Common Core was at the top of Malkin’s concerns, having two children of her own: a boy now 10, and a girl 14. “Not too many years ago eyes glazed over when Common Core was mentioned,” Malkin said. She went on to praise Heartland Institute Research Fellow Joy Pullmann, who was seated at the same table I was. Pullmann, Malkin said, is “a one-woman warrior against Common Core.” According to Malkin, whether called Common Core, No Child Left Behind, Outcome Ed, or Goals 2000, underlying all is “fed ed” – a way to obtain power and cash. All these programs make children into guinea pigs for the state.

Malkin described the teaching of math as an abomination, naming the University of Chicago Education Department as the center of many education fads. A Texas school board in 2007, she said, decided it would drop the way math was being taught when children were asked these questions on everyday math worksheets:

A. If math were a color, it would be ____, because ____,

B. If it were a food, it would be ____, because ____,

C. If it were weather, it would be ____, because ____.

Indicating that it’s not easy to be a squeaky wheel, Malkin related a situation she faced when her daughter was much younger. Malkin noticed that her daughter, when attending an all-girls school, was being taught the same thing over and over again, even when she advanced to the next grade. Malkin was told by her daughter’s teacher that this strategy was called spiraling, where leaning is spread out over time rather than being concentrated in shorter periods, a strategy devised by the University of Chicago Education Department. The teacher further informed Malkin that this strategy would help girls have more self esteem in math. To which she replied, “This is not a football game where strategy is important. It is math where getting the right answer is the important thing.”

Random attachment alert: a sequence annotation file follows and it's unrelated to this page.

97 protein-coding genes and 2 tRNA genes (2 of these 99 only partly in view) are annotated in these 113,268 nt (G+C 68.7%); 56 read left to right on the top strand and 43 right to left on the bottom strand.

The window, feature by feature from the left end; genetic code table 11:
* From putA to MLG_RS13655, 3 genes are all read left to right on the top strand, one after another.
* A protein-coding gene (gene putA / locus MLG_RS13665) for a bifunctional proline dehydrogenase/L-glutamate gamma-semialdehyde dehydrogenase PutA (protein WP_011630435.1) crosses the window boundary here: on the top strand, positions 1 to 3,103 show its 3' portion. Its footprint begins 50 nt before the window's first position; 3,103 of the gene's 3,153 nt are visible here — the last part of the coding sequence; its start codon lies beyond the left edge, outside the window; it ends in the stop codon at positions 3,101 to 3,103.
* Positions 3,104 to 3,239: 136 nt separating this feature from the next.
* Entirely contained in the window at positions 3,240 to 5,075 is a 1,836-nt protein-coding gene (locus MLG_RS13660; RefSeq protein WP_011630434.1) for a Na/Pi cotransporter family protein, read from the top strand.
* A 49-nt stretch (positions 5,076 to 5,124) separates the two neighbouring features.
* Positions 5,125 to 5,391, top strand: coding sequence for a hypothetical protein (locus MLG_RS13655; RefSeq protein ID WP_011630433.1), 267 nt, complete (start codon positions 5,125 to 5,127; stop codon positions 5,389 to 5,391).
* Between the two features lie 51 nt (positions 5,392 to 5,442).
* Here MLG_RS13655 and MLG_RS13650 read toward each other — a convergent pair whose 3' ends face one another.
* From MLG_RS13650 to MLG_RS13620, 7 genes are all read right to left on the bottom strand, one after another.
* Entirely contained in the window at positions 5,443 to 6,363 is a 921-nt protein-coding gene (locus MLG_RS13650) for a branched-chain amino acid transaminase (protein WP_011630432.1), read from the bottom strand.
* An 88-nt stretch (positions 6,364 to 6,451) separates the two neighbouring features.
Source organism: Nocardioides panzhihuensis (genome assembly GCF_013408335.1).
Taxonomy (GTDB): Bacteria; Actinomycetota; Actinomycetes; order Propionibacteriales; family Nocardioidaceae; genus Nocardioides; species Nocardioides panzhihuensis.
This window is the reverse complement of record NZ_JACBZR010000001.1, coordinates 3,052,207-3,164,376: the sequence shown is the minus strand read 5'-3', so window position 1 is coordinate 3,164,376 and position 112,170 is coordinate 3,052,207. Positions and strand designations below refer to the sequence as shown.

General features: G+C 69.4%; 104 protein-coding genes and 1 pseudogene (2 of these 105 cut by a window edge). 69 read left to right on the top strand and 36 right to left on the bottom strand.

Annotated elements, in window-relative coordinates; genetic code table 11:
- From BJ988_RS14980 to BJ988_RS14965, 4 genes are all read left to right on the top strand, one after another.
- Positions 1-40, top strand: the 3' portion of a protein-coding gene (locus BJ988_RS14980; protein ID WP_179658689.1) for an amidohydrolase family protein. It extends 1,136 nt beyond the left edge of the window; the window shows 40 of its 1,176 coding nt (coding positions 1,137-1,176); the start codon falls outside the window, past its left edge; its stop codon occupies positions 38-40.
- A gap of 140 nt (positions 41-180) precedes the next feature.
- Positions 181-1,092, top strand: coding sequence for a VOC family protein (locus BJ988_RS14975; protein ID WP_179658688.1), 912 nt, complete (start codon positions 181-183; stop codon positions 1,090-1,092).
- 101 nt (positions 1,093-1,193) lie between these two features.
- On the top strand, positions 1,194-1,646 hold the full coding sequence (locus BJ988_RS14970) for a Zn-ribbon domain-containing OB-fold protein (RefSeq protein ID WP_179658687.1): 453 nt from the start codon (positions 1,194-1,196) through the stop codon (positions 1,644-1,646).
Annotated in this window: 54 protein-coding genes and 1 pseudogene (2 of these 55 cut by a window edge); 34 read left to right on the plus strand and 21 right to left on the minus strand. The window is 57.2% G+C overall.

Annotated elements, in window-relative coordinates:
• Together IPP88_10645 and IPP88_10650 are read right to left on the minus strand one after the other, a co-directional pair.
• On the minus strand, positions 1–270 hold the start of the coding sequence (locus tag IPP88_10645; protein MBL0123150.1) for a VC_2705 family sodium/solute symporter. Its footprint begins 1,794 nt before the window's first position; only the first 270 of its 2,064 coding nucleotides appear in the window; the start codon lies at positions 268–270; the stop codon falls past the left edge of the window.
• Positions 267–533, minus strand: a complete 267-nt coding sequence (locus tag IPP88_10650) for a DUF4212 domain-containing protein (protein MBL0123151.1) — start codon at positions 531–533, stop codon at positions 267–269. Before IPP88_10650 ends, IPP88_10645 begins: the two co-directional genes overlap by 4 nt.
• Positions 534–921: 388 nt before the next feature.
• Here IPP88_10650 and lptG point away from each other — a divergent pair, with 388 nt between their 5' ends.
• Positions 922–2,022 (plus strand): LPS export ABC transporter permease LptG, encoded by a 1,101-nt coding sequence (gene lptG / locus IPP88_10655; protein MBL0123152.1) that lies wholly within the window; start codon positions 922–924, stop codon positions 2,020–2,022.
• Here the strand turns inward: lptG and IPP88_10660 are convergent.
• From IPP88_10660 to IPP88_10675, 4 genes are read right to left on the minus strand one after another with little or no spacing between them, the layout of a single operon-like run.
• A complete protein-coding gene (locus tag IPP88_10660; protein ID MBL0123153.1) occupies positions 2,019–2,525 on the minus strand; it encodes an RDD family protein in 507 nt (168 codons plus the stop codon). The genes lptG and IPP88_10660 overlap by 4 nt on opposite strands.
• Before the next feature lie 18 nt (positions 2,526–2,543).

The experience with her daughter prompted Malkin to write a column in 2007, “Everyday Math,” about the ineffectiveness of teaching math, where upon she was called into the office of her daughter’s principal. To Malkin’s surprise, with the principal was a legal counsel representative. Malkin was bluntly told that if she didn’t refrain from writing about the way math was being taught, her daughter would be kicked out of school.

Malkin stated that the common theme in educational policy is that of central planning and self-appointed experts who know better than we do. It is only the progressive Left that gets to decide who counts as an expert. If you are right-minded you are just a “blogger,” as Malkin said Fox News commentator Juan Williams once labeled her to dismiss her arguments in a debate. It is repulsive, Malkin said, that children are but cogs in the machine and some expert is deciding what their goals should be.

Malkin further expounded upon how radical leftist Bill Ayers, Barack Obama’s partner in education “reform” in the 1990s, traveled to Venezuela to praise the budding system of socialist education in that country. A further revelation by Ms. Malkin was how the National Education Association in 2009 made a glowing assessment of radical socialist community organizer Saul Alinksy, recommending that teachers read Alinsky’s 1971 book, “Rules for Radicals.”